In the end, ART’s ‘Burn All Night’ doesn’t deliver
CAMBRIDGE – “Burn All Night” never catches fire.
At a recent performance, I kept waiting and hoping THAT SONG or THAT MOMENT might come along and light up the new musical now being presented at Club Oberon, the second stage of the American Repertory Theater.
Oberon’s flexible space, for this production, doubles as a NYC night club/dance club setting, with the majority of the audience right in the middle of the action,
Andy Mientus (NBC’s “Smash”) wrote the book and lyrics with the music by Van Hughes, Nicholas LaGrasta and Brett Moses of the Beooklyn-based band Teen Commandments.
Despite the best efforts of a company that is all in on the vision of its creators, the sense of urgency expected with 20-something’s on the edge because of events that could signal the end of the world never appears.
“Burn All Night” chronicles the relationship between a woman and three of the males in her life, taking place in New York City in the present day.
The four principals all hold their own but in this corner the vocal and acting standout was Lincoln Clauss as Bobby, a recent college grad from Pittsburgh who heads to NYC on a whim, without anyplace to stay until a chance encounter with a female middle school friend. The book by Mientus is largely drawn from his own experiences after moving to New York.
Ken Clark is the bearded, discouraged musician Zak, whose minor hit put him on the musical map but hasn’t provided a road map for breaking out of the Brooklyn bar scene where he plies his trade. Perry Sherman is Will, a silver spoon type whose famous father has passed away but left plenty behind to take care of him.
All three men are in disparate places personally and professionally, and that affects their also very disparate relationships with Holly (Krystina Alabado), who like her male friends is toting around some serious baggage.
To try and ameliorate the Old White Guy perspective this reviewer brought to the table, I enlisted the aid of my 31-year-old daughter Tory to get a second opinion about the show.
She agreed that the company’s energy and enthusiasm do lift the show, but the biggest problem is that the musical numbers just seem to bleed together, and neither Tory or I left the 100-minute production thinking that any one of them would be remembered for very long by anyone seeing the show.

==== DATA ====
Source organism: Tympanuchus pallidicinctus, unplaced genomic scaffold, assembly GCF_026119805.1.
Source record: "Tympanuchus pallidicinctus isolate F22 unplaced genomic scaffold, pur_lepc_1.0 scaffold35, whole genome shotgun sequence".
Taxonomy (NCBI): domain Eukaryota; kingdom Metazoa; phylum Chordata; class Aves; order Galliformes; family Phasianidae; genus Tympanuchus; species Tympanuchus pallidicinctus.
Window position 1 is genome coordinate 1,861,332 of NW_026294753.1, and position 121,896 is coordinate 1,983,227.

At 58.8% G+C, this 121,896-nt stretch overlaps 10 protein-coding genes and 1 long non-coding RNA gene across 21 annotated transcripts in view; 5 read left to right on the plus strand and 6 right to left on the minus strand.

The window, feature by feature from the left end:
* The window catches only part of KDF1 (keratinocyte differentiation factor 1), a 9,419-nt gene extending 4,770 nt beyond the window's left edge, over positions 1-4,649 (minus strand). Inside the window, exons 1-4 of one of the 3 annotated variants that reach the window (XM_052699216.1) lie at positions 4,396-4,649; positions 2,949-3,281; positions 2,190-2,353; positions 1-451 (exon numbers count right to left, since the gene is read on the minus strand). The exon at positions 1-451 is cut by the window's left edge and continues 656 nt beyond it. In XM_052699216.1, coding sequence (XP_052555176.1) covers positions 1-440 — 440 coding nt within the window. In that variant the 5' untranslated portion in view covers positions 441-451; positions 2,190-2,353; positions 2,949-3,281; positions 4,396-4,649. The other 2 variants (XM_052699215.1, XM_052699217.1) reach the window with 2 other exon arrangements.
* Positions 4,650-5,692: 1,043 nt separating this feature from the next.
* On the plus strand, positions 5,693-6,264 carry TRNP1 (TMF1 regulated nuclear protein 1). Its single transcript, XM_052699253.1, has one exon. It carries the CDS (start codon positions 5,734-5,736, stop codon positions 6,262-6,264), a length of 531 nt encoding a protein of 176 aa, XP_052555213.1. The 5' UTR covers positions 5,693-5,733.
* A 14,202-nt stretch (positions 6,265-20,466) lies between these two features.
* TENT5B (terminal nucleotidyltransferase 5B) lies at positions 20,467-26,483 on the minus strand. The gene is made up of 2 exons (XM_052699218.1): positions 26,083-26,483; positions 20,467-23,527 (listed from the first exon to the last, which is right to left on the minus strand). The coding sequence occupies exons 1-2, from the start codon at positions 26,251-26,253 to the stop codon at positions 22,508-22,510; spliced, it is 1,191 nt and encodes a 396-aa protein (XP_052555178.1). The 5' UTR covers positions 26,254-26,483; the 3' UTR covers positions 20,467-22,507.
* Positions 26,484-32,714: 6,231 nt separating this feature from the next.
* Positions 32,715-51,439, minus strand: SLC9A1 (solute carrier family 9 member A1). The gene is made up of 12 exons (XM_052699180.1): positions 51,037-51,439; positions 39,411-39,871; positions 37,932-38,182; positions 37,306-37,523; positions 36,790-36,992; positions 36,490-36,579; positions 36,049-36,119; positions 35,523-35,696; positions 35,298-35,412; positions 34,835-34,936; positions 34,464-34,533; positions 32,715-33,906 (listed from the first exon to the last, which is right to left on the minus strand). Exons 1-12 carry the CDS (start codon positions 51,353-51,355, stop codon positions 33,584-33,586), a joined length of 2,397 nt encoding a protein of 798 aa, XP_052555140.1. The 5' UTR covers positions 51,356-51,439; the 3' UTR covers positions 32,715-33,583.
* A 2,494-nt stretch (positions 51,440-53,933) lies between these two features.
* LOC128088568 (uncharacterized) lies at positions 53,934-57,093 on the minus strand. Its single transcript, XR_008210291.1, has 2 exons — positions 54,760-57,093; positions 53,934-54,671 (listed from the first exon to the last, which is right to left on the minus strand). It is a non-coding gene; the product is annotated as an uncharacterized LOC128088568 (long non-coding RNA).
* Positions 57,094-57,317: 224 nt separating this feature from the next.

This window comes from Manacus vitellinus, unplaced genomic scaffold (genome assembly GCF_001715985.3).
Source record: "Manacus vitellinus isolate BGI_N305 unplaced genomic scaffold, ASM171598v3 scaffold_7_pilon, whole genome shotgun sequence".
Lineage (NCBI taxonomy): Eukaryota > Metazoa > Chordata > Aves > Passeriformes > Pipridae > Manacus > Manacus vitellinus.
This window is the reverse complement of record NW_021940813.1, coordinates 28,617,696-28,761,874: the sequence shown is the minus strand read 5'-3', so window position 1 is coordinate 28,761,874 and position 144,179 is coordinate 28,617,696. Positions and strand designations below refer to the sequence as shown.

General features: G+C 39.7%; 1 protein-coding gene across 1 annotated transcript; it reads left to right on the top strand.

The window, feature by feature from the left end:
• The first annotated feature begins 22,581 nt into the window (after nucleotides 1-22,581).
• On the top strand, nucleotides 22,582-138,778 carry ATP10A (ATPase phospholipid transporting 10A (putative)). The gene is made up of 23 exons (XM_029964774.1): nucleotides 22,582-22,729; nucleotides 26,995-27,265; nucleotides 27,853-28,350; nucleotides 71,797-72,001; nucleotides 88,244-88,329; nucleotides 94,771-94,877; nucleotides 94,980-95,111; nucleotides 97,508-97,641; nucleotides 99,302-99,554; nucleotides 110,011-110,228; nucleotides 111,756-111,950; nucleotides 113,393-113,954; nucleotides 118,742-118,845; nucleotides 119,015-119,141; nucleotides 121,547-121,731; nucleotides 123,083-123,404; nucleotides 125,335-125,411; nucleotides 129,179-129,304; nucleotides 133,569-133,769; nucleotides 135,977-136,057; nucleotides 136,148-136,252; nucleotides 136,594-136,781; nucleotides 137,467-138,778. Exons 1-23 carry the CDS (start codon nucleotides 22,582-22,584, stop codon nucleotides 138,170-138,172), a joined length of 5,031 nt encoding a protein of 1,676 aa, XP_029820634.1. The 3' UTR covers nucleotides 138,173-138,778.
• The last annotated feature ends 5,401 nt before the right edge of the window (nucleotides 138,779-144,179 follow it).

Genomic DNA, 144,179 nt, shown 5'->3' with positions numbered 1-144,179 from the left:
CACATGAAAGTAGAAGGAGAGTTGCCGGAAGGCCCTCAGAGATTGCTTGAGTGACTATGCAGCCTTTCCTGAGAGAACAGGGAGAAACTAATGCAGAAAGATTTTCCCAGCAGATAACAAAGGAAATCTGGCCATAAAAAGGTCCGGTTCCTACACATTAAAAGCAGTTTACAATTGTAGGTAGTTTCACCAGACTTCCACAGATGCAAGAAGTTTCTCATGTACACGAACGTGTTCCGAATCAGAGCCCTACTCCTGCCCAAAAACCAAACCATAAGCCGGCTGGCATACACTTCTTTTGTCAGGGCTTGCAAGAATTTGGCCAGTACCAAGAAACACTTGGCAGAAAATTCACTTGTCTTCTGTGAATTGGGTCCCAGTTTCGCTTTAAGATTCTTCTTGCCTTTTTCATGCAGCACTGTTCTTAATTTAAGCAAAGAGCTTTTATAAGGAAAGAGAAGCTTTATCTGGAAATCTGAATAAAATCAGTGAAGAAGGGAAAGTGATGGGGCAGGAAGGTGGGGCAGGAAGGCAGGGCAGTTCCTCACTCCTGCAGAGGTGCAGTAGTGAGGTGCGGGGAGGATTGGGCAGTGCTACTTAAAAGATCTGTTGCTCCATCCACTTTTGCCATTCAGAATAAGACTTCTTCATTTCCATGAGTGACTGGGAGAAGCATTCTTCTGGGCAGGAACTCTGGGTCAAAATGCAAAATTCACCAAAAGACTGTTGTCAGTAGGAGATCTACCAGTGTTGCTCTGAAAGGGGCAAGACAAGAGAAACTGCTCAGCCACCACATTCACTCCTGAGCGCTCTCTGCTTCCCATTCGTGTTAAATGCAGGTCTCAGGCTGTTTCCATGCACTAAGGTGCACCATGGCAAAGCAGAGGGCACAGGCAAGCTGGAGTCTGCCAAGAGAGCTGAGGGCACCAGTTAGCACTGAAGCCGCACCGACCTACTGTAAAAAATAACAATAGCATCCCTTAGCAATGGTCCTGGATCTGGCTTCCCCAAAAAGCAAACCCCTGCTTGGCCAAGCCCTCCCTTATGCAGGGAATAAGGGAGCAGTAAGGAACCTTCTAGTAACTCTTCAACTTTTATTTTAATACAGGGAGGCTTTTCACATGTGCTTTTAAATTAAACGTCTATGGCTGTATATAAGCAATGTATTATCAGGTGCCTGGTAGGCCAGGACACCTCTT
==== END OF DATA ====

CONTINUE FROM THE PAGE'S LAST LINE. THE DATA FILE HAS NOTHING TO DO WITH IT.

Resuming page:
There are some impressive sound effects conveying earthquakes and aftershocks meant to portend an impending apocalypse. There are extensive power outages and – egads! – even the loss of cell towers, a particularly dramatic event in this Always Connected Age.
The company’s not at fault here. I can’t think of a number that could have been better sung or a dance number by Tony-nominated choreographer Sam Pinkleton that wasn’t performed well by a seven -person ensemble identified in the program as “The Kids.” The dance numbers varied from tightly choreographed set pieces to freelancing by individuals who mixed with theater-goers on the floor of Oberon. On a recent night, a strong cadre of Baby Boomers mixed with Generation Xers and Millennials on the dance floor, at times joining the dance numbers.
Director Jenny Koons takes full advantage of the flexible space that is Oberon, The sense of being right in the action is heightened by her use of risers for two-person scenes that can move and pop up almost anywhere in the floor, again putting theater-goers front and center.
And while the charisma of the cast is never in doubt, the overall result is Mientus just skimming the outside veneer of his characters, and not revealing their innermost feelings.
The sense of impending doom coupled with the angst of just being 20-something and trying to find your footing never actually pays off, promising more than it can deliver.
The American Repertory Theater production of “Burn All Night.” Book and lyrics by Andy Mientus, Music by Van Hughes, Nicholas LaGrasta and Brett Moses. Directed by Jenny Koons. At Club Oberon through Oct. 8. Americanrepertorytheater.org.